Finally, she was allowed to speak with the chief. As she entered the tipi, she could see that the life was leaving his son. She explained if he would put Mijo on her horse, tie this bundle around his neck and let Kela take him to where he knows to go, in three days the boy would return home healthy. The chief laughed at her and scolded her at the same time. He told her that she was a crazy old woman to put his son in such danger. Kiowa stood quietly and listened, and then told him he only had until sunset to decide or she could not help.
He told her to leave. She did so sadly, for she knew she could help. Deciding she could do no more, she fed Kela and told him all that was going on, but she knew from his eyes he knew everything. Then she had her dinner and sang as she did some quillwork. Her singing was quickly interrupted as the chief came running in her lodge, begging her to help his son.
She smiled as she gathered the pouch she had made and selected a blue feather from her husband's pouch and some hide to tie around it. She also found some blankets to put on Kela and a very special blanket that was her husband's. She told the chief to bring his son to Kela and she would have him ready. So he did.
The poor child was more dead than alive. He was put on the horse and the old woman covered him with her husband's blanket, tied the pouch around his neck and the blue feather in Kela's mane. She had the men tie the boy on the horse so he would not fall off. Then she whispered in the horse's ear. No one could see that his eyes had turned as blue as the skies themselves and she told him to go.
All watched as the horse disappeared into the blowing snow, the boy barely hanging on. The chief looked at the old woman in despair and anger, for he knew he did this out of desperation. Kiowa looked at him and spoke.
''It is time for you to think of good thoughts and rid yourself of anger and fear. In three days all will be well.''
The wait seemed like forever for the chief and the people. They looked for any signs of the horse. Not Kiowa; she did what she always did every day, singing louder than ever. Knowing he would be hungry, she busily gathered food for Kela.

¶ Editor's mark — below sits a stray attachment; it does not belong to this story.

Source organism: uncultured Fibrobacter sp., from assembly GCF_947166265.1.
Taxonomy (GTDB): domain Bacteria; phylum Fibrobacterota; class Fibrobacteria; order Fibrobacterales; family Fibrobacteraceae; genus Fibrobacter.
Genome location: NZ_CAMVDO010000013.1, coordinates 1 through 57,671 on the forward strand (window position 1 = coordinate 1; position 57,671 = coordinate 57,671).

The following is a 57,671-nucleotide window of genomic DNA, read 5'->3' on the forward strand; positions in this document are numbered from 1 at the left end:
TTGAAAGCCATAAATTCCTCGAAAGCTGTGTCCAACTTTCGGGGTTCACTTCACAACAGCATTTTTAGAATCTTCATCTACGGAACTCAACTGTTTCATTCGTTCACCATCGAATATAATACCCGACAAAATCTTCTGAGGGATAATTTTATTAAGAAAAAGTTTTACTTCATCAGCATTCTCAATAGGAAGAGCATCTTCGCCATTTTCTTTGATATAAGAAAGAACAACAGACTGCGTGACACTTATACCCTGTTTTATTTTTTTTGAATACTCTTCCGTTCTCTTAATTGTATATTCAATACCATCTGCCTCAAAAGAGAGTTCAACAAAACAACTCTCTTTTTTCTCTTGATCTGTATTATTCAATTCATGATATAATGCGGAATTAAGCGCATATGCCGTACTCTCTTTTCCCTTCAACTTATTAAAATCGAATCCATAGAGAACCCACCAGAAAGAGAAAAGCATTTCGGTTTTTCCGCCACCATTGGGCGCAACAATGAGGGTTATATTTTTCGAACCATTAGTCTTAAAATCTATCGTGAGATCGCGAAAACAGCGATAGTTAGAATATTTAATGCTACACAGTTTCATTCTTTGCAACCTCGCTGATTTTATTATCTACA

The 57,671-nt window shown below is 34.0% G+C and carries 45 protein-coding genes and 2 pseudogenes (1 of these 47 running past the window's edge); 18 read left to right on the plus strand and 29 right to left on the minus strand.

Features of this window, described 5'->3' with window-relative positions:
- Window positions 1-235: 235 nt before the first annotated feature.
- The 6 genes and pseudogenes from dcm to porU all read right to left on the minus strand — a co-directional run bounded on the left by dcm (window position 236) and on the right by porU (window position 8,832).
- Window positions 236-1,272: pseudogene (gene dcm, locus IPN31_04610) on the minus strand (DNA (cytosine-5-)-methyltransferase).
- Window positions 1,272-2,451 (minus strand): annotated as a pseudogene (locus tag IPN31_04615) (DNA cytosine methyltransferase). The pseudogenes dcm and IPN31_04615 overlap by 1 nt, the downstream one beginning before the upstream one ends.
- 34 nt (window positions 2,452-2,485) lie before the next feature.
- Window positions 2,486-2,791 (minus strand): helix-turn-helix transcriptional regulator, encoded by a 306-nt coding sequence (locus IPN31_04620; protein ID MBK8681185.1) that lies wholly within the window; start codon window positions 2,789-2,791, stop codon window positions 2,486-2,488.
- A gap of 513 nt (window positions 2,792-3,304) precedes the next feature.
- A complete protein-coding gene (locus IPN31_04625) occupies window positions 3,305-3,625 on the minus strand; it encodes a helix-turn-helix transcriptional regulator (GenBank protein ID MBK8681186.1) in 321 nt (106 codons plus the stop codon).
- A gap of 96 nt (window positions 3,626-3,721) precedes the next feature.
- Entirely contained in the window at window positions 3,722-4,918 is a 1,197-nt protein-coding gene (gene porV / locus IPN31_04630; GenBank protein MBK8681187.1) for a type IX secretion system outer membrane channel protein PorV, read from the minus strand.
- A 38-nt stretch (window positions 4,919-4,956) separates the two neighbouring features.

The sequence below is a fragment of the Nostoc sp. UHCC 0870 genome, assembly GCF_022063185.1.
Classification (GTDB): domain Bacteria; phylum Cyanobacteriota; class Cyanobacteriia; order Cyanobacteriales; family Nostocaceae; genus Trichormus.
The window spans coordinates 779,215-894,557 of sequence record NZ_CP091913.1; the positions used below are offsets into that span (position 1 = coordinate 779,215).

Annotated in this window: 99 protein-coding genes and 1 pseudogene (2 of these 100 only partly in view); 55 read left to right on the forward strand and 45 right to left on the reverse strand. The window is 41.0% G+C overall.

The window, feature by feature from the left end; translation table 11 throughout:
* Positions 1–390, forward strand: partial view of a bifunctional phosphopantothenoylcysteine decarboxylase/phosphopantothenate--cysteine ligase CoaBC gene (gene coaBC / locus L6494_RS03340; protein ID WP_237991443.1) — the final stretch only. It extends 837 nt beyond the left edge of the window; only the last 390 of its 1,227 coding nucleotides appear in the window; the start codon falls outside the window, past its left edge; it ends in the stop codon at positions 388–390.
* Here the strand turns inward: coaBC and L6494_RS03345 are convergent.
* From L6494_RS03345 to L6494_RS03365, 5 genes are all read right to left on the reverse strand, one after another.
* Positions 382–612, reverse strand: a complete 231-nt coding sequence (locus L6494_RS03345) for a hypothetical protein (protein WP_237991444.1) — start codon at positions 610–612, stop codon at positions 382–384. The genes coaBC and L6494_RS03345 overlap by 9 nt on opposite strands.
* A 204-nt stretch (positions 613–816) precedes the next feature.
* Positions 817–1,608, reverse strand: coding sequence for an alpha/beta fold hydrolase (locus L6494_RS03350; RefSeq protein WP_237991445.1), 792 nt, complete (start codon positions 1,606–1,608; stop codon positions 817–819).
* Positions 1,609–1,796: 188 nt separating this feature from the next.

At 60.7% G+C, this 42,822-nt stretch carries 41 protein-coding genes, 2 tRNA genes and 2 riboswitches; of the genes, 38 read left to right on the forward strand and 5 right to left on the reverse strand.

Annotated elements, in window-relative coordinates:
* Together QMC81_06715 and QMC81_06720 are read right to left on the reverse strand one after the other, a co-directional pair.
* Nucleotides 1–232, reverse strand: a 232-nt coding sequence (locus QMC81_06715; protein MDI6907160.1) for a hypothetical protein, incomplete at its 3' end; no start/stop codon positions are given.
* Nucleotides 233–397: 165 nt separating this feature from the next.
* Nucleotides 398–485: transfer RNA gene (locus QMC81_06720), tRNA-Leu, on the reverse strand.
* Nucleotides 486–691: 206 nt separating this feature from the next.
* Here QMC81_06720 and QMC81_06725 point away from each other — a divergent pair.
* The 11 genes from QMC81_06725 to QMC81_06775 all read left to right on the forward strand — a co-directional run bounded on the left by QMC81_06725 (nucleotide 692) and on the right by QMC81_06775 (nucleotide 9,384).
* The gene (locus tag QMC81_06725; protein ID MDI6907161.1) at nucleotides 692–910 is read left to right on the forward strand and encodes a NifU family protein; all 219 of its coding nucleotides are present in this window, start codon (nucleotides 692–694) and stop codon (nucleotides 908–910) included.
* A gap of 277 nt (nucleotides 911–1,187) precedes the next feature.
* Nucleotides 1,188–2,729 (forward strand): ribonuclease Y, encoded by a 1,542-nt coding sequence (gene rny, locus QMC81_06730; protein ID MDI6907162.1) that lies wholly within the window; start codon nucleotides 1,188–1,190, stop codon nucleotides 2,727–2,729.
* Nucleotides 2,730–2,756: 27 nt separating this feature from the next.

Finally, the third day came. Kiowa could hear laughing and cheering from her lodge. As she came out she could see Kela trotting through the clearing with Mijo yelling, ''Father, father. I'm better!''
The chief held his son, tears streaming from his eyes.
''Old woman, I owe you my life. How did you do this?''
Kiowa, as always, smiled.
''You see my horse that you call worthless, for he is old and not as strong as the braves' horses? He is a medicine horse. My husband was a good medicine man and taught me well. My horse will live as long as I keep my husband's ways.
''My horse is special. You didn't even think he was worth feeding, and wanted to kill him for food; and you see me as a crazy old woman. You need to look with eyes, hear with your ears and feel with your heart, and you will come full circle. All is not what it seems and the circle is knowledge.''
From that day, things changed for Kiowa and Kela. The villagers gathered food for Kela and the men brought fine meat for Kiowa. Everyone talked with her and found that she was so full of knowledge; they learned many things and ways to make their lives easier. The chief took her advice and became a great leader for his people.
Always remember there is so much we don't choose to see or hear, but we should because it could make it the best day of our lives.